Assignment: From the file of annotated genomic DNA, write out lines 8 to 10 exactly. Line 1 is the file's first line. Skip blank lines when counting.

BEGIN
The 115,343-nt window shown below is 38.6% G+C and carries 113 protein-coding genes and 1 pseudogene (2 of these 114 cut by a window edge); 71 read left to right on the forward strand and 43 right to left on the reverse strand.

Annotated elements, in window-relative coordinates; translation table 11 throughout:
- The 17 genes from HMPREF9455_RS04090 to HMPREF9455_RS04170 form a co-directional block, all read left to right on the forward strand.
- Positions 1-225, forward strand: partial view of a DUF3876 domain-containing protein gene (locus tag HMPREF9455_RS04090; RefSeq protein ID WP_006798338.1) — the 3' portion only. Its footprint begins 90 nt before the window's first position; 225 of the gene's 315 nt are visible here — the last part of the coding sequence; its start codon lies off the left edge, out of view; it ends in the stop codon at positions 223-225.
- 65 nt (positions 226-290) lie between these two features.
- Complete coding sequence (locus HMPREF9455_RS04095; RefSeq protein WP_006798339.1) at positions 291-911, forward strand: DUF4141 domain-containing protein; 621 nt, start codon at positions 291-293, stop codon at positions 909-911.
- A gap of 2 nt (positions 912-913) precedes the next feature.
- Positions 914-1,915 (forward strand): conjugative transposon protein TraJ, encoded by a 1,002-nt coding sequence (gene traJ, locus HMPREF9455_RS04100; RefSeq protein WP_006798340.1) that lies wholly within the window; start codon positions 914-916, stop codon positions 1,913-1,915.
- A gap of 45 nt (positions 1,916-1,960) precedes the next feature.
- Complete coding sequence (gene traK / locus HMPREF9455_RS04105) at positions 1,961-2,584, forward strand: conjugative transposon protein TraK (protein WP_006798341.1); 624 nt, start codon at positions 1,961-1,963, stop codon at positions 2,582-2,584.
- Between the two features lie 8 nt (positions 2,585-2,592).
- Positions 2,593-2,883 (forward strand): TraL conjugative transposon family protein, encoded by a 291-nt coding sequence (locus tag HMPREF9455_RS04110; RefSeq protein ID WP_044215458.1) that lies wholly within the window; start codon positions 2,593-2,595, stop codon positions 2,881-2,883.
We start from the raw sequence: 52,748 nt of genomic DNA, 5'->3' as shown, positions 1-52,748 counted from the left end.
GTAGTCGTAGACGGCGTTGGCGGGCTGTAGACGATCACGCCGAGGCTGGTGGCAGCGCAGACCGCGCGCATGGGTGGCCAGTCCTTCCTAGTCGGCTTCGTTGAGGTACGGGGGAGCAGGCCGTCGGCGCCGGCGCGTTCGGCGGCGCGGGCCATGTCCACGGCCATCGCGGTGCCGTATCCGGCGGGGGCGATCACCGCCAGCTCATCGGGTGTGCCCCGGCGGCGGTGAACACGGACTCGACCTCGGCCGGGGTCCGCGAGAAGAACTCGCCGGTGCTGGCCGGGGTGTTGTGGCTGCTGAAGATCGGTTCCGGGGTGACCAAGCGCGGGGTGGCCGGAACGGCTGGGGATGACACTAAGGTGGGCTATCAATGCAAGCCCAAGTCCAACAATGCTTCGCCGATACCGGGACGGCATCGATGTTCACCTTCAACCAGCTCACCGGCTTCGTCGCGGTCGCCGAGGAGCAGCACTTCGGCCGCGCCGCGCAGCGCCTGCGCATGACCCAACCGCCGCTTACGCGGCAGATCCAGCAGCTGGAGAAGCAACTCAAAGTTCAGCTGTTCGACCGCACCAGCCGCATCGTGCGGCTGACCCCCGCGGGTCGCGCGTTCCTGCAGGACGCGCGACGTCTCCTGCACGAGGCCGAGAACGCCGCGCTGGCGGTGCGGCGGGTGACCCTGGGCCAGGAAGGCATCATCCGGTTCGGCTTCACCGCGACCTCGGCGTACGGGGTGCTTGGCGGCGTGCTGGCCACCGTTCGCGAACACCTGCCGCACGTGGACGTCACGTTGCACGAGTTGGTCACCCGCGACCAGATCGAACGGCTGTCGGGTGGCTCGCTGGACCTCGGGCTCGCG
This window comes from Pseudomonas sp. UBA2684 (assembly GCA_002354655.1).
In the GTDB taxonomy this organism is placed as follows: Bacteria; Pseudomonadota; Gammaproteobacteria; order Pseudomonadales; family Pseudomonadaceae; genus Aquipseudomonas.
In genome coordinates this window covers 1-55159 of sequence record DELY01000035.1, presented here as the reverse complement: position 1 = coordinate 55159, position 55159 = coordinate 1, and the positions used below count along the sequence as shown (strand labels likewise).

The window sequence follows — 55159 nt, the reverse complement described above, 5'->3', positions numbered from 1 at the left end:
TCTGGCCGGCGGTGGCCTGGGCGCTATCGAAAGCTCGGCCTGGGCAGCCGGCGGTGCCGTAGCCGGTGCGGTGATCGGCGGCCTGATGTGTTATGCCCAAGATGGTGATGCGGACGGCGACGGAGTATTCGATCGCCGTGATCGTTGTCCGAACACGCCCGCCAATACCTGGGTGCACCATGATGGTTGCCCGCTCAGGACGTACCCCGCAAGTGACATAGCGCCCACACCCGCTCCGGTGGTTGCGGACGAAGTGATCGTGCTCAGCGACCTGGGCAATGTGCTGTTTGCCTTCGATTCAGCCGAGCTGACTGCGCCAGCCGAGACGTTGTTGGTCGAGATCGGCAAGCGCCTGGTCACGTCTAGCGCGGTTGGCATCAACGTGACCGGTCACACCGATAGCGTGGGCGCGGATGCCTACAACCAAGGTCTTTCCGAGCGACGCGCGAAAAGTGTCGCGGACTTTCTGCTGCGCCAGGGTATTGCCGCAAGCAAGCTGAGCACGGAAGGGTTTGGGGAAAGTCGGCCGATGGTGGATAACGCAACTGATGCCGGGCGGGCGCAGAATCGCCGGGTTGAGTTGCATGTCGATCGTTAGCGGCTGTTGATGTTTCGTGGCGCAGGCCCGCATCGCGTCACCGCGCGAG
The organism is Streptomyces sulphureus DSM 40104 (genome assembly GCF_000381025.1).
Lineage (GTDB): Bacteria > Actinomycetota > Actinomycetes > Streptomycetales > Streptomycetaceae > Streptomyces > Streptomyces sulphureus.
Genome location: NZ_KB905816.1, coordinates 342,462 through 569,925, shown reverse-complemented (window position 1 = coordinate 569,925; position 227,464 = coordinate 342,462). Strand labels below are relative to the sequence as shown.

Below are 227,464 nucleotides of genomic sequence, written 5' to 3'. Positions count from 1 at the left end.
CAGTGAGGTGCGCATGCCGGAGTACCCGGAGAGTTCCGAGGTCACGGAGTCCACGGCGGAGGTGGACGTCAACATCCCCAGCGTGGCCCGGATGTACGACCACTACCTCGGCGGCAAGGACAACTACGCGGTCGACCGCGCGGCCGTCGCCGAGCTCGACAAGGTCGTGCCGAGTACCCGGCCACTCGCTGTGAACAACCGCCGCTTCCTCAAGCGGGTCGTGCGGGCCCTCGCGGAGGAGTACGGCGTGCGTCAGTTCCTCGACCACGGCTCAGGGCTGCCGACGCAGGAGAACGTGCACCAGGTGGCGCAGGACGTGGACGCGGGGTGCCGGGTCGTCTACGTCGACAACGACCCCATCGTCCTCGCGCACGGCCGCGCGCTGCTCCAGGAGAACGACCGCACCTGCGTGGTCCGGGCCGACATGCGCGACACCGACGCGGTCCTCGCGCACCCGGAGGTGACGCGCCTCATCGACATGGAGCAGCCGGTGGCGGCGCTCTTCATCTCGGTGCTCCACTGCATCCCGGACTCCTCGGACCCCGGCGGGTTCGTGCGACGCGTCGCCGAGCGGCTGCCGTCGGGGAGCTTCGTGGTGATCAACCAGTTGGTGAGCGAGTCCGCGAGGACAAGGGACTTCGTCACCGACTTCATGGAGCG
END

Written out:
- Positions 914-1,915 (forward strand): conjugative transposon protein TraJ, encoded by a 1,002-nt coding sequence (gene traJ, locus HMPREF9455_RS04100; RefSeq protein WP_006798340.1) that lies wholly within the window; start codon positions 914-916, stop codon positions 1,913-1,915.
- A gap of 45 nt (positions 1,916-1,960) precedes the next feature.
- Complete coding sequence (gene traK / locus HMPREF9455_RS04105) at positions 1,961-2,584, forward strand: conjugative transposon protein TraK (protein WP_006798341.1); 624 nt, start codon at positions 1,961-1,963, stop codon at positions 2,582-2,584.